'The time is now' to hire some money help, says CFP: 3 questions to ask of potential financial advisors

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Key Points
  • "There's so much a planner can do to help everybody, no matter what stage they're in," says Financial Planning Association President Dennis Moore.
  • "A lot of advisors say, 'We earn our fees,' but when you actually quantify what they're charging, their clients don't know how much they're giving up," says Darrell Armuth, founder of Sensible Portfolios.

To quote financial luminary Mike Tyson, "everyone has a plan until they get punched in the mouth." OK, Iron Mike hasn't always been known to be a solid money manager, but his wisdom applies to financial plans as well as strategies in the ring.

For the last several years, amid a roaring bull market and record-high savings rates, many Americans' long-term financial plans were doing just fine until — pow. A choppy stock market. A rout in cryptocurrency prices. Rampant inflation. Your jaw feeling sore yet?

If it seems like the path forward financially has gotten significantly more complicated, it may be time to consider hiring a financial advisor.

"The time is now. You don't need to wait," says Dennis Moore, a certified financial planner and resident of the Financial Planning Association. "There's so much a planner can do to help everybody, no matter what stage they're in. Just make sure you do your homework and know what you're getting out of it."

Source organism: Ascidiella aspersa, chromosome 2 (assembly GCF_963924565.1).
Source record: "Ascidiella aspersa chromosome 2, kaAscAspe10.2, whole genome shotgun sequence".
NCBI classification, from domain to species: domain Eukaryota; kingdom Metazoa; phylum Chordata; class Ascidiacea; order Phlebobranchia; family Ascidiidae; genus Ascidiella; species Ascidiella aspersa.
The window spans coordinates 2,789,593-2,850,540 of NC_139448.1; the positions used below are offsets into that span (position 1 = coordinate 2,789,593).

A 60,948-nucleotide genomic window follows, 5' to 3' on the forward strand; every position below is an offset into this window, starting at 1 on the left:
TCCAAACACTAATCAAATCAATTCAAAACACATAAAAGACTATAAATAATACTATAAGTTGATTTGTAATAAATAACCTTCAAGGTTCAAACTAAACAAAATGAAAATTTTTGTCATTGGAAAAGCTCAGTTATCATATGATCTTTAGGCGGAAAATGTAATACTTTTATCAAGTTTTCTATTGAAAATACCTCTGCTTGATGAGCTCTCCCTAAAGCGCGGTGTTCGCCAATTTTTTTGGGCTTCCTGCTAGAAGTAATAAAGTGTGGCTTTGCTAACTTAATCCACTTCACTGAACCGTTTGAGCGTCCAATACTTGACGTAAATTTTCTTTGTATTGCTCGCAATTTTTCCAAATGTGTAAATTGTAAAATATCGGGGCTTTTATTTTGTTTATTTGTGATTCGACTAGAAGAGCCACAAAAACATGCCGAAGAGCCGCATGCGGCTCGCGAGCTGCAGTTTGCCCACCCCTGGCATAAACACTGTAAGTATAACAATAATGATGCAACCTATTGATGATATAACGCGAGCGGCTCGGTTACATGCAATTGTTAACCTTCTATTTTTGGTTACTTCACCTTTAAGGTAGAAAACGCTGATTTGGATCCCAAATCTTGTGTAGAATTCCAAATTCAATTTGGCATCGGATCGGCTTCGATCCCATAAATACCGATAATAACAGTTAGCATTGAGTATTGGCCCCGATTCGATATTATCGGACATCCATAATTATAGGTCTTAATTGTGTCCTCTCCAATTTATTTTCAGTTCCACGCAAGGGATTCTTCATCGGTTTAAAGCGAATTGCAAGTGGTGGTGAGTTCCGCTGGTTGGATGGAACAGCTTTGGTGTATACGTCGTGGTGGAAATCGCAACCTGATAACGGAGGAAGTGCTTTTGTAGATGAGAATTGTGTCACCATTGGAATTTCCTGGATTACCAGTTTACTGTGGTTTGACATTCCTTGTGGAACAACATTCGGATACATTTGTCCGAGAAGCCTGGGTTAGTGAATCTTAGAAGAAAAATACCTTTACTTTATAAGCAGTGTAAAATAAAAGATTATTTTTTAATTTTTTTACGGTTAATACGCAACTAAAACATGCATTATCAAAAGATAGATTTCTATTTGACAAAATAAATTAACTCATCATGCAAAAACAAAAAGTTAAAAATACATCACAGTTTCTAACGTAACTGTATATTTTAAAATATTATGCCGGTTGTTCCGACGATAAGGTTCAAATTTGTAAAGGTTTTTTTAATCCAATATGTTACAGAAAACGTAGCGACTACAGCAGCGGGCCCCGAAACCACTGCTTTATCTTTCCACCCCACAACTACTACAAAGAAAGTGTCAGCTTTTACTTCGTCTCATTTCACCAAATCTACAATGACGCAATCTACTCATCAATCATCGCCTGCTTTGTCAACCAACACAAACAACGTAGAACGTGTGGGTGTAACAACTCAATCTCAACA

Making sure you find an advisor who meets your needs will likely come down to sitting down and chatting with a few candidates, financial experts say. Here are three questions they recommend you ask to make sure you find the perfect fit.

How do you charge your clients?

Financial experts recommend a variety of strategies for investors to get the biggest returns from their portfolios, but they're generally united when it comes to one rule of investing: Keep your costs as low as possible. That's because the fees you pay to the pros who manage your money can take a major bite out of your returns.

"High fees damage portfolio growth. You can do a simple math calculation to quantify the damage," says Darrell Armuth, founder of investment advisory Sensory Portfolios. "A lot of advisors say, 'We earn our fees,' but when you actually quantify what they're charging, their clients don't know how much they're giving up."